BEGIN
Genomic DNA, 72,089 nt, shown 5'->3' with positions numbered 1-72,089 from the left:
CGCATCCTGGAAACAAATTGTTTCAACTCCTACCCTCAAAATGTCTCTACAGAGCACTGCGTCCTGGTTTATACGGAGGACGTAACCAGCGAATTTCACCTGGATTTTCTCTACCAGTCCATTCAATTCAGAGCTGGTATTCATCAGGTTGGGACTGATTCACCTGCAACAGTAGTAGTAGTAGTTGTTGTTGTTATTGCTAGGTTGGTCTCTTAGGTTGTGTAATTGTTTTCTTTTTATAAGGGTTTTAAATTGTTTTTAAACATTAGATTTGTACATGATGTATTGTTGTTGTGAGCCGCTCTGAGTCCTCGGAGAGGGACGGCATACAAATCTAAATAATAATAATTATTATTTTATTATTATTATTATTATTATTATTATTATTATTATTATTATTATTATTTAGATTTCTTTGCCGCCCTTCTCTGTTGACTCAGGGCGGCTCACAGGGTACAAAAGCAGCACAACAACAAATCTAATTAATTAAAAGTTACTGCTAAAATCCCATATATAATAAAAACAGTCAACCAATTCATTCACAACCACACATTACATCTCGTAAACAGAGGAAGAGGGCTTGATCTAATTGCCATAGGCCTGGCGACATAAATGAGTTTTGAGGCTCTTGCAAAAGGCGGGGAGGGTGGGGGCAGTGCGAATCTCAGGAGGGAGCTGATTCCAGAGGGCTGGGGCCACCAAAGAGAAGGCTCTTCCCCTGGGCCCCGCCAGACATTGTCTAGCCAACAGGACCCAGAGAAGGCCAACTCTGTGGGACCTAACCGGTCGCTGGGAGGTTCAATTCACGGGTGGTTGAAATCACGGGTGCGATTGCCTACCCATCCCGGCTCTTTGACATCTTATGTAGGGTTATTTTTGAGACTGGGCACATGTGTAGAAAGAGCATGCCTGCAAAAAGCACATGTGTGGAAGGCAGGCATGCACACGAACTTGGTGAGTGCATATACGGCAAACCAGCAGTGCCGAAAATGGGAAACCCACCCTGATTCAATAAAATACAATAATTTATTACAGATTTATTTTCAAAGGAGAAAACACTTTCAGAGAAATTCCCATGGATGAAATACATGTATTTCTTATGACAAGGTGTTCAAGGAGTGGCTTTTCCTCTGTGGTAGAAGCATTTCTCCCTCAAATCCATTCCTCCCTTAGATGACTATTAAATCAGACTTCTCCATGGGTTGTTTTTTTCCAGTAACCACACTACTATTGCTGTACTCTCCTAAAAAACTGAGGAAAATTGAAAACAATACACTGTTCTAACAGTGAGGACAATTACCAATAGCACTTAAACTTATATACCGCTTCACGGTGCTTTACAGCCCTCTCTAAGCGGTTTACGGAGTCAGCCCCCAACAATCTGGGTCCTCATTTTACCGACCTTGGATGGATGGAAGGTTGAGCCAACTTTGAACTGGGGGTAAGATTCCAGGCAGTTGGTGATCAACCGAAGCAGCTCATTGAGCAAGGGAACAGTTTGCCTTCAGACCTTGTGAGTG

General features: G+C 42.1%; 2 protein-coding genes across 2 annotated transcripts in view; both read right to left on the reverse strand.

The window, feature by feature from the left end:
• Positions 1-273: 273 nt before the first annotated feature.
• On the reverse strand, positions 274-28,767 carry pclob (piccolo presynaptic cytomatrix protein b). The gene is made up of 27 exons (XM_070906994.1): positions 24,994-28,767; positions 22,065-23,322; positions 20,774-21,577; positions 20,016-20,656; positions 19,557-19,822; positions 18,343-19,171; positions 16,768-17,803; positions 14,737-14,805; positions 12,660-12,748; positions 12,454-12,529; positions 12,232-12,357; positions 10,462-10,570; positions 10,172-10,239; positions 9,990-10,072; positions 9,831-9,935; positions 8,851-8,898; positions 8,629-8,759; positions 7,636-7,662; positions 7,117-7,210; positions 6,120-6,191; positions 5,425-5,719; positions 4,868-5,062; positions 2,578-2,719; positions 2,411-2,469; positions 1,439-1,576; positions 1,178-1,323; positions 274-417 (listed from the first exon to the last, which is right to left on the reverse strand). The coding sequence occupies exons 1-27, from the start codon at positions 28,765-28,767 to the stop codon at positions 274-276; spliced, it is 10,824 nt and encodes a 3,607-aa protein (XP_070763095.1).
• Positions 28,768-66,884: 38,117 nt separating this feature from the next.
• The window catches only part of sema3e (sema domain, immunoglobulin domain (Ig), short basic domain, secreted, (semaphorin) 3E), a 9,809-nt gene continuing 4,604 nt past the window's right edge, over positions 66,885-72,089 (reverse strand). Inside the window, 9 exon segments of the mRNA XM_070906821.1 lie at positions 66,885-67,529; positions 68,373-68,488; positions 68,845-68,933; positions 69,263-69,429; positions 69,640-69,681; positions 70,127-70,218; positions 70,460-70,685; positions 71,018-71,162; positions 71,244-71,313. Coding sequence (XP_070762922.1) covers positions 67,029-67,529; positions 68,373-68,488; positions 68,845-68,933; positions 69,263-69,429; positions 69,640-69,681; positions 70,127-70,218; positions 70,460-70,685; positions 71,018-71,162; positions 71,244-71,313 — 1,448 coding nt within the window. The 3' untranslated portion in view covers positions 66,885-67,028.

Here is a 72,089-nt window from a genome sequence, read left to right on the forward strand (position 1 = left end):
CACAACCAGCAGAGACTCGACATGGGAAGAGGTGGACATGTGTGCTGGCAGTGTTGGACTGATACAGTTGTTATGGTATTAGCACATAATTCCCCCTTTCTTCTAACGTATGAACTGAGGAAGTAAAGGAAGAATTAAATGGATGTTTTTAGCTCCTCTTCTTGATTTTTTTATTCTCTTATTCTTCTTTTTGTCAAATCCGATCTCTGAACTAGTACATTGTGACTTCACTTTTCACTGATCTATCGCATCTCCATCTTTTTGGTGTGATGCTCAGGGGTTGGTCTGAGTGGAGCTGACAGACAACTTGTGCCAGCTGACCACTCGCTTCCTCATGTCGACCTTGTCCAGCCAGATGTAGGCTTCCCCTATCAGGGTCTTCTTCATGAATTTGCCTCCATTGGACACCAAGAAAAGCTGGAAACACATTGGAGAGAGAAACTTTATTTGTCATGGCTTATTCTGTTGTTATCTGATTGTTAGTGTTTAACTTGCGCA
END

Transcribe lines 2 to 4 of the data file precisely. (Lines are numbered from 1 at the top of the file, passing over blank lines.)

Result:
CGCATCCTGGAAACAAATTGTTTCAACTCCTACCCTCAAAATGTCTCTACAGAGCACTGCGTCCTGGTTTATACGGAGGACGTAACCAGCGAATTTCACCTGGATTTTCTCTACCAGTCCATTCAATTCAGAGCTGGTATTCATCAGGTTGGGACTGATTCACCTGCAACAGTAGTAGTAGTAGTTGTTGTTGTTATTGCTAGGTTGGTCTCTTAGGTTGTGTAATTGTTTTCTTTTTATAAGGGTTTTAAATTGTTTTTAAACATTAGATTTGTACATGATGTATTGTTGTTGTGAGCCGCTCTGAGTCCTCGGAGAGGGACGGCATACAAATCTAAATAATAATAATTATTATTTTATTATTATTATTATTATTATTATTATTATTATTATTATTATTATTATTTAGATTTCTTTGCCGCCCTTCTCTGTTGACTCAGGGCGGCTCACAGGGTACAAAAGCAGCACAACAACAAATCTAATTAATTAAAAGTTACTGCTAAAATCCCATATATAATAAAAACAGTCAACCAATTCATTCACAACCACACATTACATCTCGTAAACAGAGGAAGAGGGCTTGATCTAATTGCCATAGGCCTGGCGACATAAATGAGTTTTGAGGCTCTTGCAAAAGGCGGGGAGGGTGGGGGCAGTGCGAATCTCAGGAGGGAGCTGATTCCAGAGGGCTGGGGCCACCAAAGAGAAGGCTCTTCCCCTGGGCCCCGCCAGACATTGTCTAGCCAACAGGACCCAGAGAAGGCCAACTCTGTGGGACCTAACCGGTCGCTGGGAGGTTCAATTCACGGGTGGTTGAAATCACGGGTGCGATTGCCTACCCATCCCGGCTCTTTGACATCTTATGTAGGGTTATTTTTGAGACTGGGCACATGTGTAGAAAGAGCATGCCTGCAAAAAGCACATGTGTGGAAGGCAGGCATGCACACGAACTTGGTGAGTGCATATACGGCAAACCAGCAGTGCCGAAAATGGGAAACCCACCCTGATTCAATAAAATACAATAATTTATTACAGATTTATTTTCAAAGGAGAAAACACTTTCAGAGAAATTCCCATGGATGAAATACATGTATTTCTTATGACAAGGTGTTCAAGGAGTGGCTTTTCCTCTGTGGTAGAAGCATTTCTCCCTCAAATCCATTCCTCCCTTAGATGACTATTAAATCAGACTTCTCCATGGGTTGTTTTTTTCCAGTAACCACACTACTATTGCTGTACTCTCCTAAAAAACTGAGGAAAATTGAAAACAATACACTGTTCTAACAGTGAGGACAATTACCAATAGCACTTAAACTTATATACCGCTTCACGGTGCTTTACAGCCCTCTCTAAGCGGTTTACGGAGTCAGCCCCCAACAATCTGGGTCCTCATTTTACCGACCTTGGATGGATGGAAGGTTGAGCCAACTTTGAACTGGGGGTAAGATTCCAGGCAGTTGGTGATCAACCGAAGCAGCTCATTGAGCAAGGGAACAGTTTGCCTTCAGACCTTGTGAGTG

General features: G+C 42.1%; 2 protein-coding genes across 2 annotated transcripts in view; both read right to left on the reverse strand.

The window, feature by feature from the left end: